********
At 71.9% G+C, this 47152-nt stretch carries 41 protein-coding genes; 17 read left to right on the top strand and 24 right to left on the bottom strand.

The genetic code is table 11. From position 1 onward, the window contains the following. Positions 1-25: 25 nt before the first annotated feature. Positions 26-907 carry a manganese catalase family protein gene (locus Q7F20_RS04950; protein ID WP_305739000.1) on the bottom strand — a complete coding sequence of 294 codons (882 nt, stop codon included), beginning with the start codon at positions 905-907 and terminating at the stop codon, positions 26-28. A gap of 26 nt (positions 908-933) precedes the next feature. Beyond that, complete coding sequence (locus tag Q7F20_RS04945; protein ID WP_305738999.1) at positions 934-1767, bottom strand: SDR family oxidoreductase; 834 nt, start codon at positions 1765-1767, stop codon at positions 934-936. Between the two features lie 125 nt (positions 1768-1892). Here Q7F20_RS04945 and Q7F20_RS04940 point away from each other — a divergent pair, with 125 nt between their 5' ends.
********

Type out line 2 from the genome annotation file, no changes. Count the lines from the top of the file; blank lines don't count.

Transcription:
The genetic code is table 11. From position 1 onward, the window contains the following. Positions 1-25: 25 nt before the first annotated feature. Positions 26-907 carry a manganese catalase family protein gene (locus Q7F20_RS04950; protein ID WP_305739000.1) on the bottom strand — a complete coding sequence of 294 codons (882 nt, stop codon included), beginning with the start codon at positions 905-907 and terminating at the stop codon, positions 26-28. A gap of 26 nt (positions 908-933) precedes the next feature. Beyond that, complete coding sequence (locus tag Q7F20_RS04945; protein ID WP_305738999.1) at positions 934-1767, bottom strand: SDR family oxidoreductase; 834 nt, start codon at positions 1765-1767, stop codon at positions 934-936. Between the two features lie 125 nt (positions 1768-1892). Here Q7F20_RS04945 and Q7F20_RS04940 point away from each other — a divergent pair, with 125 nt between their 5' ends.